In the Latin Vulgate, Genesis 4:15, this example:
"dixitque Dominus nequaquam ita fiet sed omnis qui occiderit Cain septuplum punietur, posuitque Dominus Cain signum ut non eum interficeret omnis qui invenisset eum."
"And the Lord said to him: 'No, it shall not be so, but whosoever shall kill Cain shall be punished seven-fold.'" And the Lord set a mark upon Cain, that whosoever found him should not kill him,".
Is the "ut"-clause an indirect command?
Given that somebody must find Cain before they can kill him, why isn't "invenio" an imperfect (subjunctive) & "interficio" a pluperfect (subj.)?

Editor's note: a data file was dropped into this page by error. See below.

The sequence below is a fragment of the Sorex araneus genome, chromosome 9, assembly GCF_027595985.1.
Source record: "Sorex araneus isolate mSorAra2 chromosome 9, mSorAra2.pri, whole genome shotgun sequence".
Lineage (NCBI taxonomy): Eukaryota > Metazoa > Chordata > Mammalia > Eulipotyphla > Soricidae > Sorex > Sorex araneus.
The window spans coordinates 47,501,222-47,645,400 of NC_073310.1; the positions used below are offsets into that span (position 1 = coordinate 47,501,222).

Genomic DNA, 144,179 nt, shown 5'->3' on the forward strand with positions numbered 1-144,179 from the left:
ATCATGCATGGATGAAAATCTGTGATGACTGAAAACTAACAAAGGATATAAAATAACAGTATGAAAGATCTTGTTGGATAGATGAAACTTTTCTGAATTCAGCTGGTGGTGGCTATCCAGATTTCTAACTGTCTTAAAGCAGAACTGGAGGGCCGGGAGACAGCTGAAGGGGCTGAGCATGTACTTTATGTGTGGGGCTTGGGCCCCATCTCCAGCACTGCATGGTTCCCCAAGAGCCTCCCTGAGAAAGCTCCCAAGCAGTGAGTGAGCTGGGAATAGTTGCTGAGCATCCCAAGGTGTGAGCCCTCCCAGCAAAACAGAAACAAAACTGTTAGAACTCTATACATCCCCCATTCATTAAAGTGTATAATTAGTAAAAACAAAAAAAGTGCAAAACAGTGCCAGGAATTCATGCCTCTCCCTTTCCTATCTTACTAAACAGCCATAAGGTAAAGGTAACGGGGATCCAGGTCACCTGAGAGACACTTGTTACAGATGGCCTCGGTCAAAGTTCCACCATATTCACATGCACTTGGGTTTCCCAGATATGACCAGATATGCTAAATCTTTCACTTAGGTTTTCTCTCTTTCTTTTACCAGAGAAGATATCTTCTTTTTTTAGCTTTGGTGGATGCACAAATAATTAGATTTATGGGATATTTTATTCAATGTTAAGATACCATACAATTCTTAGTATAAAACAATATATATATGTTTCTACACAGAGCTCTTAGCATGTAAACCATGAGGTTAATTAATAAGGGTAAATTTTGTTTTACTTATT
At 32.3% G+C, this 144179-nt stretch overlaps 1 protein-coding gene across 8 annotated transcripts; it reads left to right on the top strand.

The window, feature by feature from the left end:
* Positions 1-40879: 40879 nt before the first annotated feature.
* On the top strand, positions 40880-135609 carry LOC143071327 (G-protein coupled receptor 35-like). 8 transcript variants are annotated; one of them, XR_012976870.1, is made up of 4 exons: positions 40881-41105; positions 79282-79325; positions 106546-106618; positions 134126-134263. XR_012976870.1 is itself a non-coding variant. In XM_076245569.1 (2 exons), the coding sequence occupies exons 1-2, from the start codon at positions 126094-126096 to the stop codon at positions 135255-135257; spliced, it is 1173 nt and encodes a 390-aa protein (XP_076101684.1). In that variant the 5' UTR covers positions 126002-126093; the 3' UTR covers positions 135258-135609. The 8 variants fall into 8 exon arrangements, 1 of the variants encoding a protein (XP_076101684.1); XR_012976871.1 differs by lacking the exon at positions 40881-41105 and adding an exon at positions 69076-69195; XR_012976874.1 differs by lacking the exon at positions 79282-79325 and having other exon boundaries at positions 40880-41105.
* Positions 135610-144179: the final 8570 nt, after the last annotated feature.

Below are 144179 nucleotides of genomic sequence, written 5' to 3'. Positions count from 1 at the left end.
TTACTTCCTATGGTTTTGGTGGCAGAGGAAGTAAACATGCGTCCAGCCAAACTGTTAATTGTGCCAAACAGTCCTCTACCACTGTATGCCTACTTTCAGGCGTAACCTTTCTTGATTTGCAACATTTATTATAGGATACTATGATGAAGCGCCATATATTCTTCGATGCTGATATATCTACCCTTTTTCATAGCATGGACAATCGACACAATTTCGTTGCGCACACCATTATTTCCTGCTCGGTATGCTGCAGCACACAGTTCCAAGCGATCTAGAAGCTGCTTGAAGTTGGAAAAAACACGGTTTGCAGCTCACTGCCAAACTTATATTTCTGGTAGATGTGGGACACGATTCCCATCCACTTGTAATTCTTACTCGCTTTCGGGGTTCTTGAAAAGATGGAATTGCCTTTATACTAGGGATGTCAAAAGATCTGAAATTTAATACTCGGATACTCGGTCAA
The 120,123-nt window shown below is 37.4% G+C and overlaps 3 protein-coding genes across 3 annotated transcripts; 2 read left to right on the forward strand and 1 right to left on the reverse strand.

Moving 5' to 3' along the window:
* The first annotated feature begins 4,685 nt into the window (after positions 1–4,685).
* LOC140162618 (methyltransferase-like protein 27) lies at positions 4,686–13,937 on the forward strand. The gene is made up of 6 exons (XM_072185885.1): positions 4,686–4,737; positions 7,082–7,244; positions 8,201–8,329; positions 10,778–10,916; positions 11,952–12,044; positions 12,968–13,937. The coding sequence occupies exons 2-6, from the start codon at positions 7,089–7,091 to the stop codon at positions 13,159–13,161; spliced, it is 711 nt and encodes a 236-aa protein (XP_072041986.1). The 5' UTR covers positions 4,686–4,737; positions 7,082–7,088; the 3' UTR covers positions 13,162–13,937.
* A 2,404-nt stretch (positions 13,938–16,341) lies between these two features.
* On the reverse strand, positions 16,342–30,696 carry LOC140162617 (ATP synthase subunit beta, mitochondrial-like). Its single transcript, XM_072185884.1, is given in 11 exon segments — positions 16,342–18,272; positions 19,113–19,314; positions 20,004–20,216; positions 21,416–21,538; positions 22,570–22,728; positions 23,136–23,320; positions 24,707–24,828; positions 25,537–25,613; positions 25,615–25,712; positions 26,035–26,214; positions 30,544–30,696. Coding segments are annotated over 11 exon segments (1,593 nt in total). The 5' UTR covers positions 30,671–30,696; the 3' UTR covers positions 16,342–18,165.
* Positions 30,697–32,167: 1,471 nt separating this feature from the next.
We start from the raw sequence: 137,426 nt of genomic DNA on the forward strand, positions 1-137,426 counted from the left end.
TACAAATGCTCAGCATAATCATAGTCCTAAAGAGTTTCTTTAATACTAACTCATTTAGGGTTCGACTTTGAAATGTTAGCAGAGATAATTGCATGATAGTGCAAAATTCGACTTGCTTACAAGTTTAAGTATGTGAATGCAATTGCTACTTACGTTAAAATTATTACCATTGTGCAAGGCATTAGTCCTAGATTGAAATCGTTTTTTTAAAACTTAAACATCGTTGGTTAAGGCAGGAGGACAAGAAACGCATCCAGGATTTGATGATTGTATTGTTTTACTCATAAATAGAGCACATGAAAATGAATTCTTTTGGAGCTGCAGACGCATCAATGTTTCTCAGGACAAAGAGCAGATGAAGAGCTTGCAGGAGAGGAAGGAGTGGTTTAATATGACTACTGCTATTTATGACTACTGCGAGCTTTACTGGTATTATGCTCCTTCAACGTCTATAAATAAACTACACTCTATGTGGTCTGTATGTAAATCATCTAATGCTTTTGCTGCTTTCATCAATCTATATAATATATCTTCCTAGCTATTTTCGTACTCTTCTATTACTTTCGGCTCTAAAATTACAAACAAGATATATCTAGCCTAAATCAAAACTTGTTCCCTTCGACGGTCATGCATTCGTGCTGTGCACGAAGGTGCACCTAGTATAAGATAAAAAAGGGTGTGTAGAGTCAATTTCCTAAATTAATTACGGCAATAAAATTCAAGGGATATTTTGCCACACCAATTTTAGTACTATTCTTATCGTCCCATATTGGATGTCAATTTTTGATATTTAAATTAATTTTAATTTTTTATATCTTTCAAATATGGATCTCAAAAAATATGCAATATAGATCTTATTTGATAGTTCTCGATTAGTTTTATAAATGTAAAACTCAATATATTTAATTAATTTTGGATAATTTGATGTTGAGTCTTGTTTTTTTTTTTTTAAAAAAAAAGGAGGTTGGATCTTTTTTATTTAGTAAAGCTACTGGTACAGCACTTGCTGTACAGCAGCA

Usually, a perfect (completed action--finding Cain) is followed by a pluperfect (the next thing to be completed--killing Cain). Here, the sequence-of-tense rule, after "posuit" (perfect-without-have) dictates the use of historic/ secondary tenses.
Why is "Cain" nominative after "occiderit" and not accusative & nom. after "posuit" instead of ablative?